Jokingly, I posted a comment Monday about how Travis Wood might have to throw a shutout and hit a home run himself to defeat the Cincinnati Reds.
It didn't turn out that much different, actually; Wood threw seven outstanding shutout innings and the Cubs got two solo home runs (Ryan Sweeney and Luis Valbuena) and defeated the Reds 2-0. The win gave the Cubs a 3-4 record this year in Cincinnati, while they were 1-9 against the Reds at Wrigley Field. Yes, I know this makes little or no sense.
Before the game, Wood ranked 127th of 131 qualified starters in baseball in run support at 3.1 runs per start. He's still at a 3.1/start average after Monday's game, but has dropped to 130th; only John Danks has received less run support per start than Wood.
For those of you who suggested Monday that perhaps Wood (and/or Jeff Samardzija) should be shut down the rest of the year, this kind of start is why Wood should finish out the year. It's good for him to get a taste of what pitching in a meaningful game is like (even if the "meaningful" is only for the other team), and there are personal goals as well. I'm sure Wood would like to finish the season with an ERA under 3.00 (it's now 3.05), and though individual pitching wins don't mean that much any more, it would be nice to see him break into double figures (now 9-11 after Monday's win).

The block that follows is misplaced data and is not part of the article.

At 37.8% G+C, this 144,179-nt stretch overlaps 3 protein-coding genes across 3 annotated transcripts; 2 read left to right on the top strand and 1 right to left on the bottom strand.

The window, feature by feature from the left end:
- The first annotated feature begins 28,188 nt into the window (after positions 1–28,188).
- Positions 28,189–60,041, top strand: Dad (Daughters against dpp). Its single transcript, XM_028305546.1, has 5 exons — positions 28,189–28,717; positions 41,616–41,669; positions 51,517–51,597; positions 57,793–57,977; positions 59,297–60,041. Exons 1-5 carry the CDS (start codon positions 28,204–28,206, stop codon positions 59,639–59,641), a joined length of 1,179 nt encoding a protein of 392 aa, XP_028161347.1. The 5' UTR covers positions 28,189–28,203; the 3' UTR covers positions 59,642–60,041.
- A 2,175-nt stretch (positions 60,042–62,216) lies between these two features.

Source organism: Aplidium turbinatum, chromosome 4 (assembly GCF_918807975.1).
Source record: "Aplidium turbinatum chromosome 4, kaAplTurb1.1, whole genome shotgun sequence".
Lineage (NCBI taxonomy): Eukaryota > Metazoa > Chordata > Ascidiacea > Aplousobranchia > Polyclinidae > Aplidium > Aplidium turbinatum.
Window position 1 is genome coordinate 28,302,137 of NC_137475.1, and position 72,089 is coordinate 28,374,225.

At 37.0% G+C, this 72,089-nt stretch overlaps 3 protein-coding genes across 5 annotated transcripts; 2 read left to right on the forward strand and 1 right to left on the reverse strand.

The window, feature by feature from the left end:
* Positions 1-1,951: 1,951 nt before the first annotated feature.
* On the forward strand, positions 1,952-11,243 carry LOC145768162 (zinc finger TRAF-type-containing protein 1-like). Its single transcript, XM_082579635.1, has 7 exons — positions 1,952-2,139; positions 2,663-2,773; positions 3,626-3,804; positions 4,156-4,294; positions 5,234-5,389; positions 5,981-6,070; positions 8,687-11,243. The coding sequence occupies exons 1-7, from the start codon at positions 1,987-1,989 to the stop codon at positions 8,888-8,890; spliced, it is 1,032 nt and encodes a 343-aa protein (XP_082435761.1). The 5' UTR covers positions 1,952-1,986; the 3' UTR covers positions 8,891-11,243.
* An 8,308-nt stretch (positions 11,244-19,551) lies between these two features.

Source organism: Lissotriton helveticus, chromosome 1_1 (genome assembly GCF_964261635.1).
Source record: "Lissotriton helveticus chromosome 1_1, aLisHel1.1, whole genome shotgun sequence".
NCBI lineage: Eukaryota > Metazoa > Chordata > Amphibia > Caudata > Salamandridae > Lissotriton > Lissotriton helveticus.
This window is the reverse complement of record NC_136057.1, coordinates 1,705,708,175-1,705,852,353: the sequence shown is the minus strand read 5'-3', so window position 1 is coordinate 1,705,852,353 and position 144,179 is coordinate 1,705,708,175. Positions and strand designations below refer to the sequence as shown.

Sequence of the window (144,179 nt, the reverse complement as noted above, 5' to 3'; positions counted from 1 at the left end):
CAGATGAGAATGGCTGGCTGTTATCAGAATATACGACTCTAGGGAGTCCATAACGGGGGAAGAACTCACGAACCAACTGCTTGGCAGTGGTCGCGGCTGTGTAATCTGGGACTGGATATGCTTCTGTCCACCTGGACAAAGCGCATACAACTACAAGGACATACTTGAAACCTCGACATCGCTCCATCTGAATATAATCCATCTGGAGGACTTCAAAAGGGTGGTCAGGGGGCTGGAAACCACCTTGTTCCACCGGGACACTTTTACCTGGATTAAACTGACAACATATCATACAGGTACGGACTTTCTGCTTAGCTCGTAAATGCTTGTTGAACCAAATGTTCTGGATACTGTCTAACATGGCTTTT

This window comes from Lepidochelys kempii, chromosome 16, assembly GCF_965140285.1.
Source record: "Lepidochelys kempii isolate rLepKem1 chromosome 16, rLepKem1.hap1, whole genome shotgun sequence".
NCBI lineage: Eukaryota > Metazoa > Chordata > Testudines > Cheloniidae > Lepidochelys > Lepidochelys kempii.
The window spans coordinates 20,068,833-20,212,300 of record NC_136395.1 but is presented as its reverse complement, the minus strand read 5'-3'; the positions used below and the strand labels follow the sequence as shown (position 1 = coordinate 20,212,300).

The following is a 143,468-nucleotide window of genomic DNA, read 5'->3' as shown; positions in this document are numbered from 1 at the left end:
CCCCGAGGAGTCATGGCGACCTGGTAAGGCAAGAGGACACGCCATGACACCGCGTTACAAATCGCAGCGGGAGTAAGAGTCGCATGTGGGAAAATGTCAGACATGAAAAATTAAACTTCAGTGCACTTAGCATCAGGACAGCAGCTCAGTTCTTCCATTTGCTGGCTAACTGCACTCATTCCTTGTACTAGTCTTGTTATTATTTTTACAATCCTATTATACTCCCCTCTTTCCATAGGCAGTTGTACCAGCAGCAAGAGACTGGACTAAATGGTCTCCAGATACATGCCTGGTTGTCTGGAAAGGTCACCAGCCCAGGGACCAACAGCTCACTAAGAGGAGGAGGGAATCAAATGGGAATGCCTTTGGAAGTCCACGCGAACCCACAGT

Apart from Wood and the two solo homers (Valbuena's established a new career high for him, in 67 fewer at-bats than his previous high, set in 2009), there's not all that much to tell about this one. Pedro Strop and Kevin Gregg finished up uneventfully; Gregg posted his 31st save, which ties him with Ted Abernathy (1965), Bruce Sutter (1977) and Lee Smith (1986) for 14th place on the all-time Cubs single-season save list. Next up: 33 saves by Smith (1984 and 1985), Joe Borowski (2003) and Ryan Dempster (2005).
The game was the Cubs' sixth shutout of the year, and they continue to run five games behind their Pythagorean win projection with a run differential of -52.
The Reds needed this game, too; the loss dropped them to third place in the National League Central race, two games behind the Cardinals and a game behind the Pirates. All three teams are likely to make the playoffs, but finishing third will mean being the visiting team in the wild-card game, while winning the division means not having to play in it. The Cubs will do their part to help knock the Reds down again Tuesday night, when Edwin Jackson faces Chicago-area native Tony Cingrani.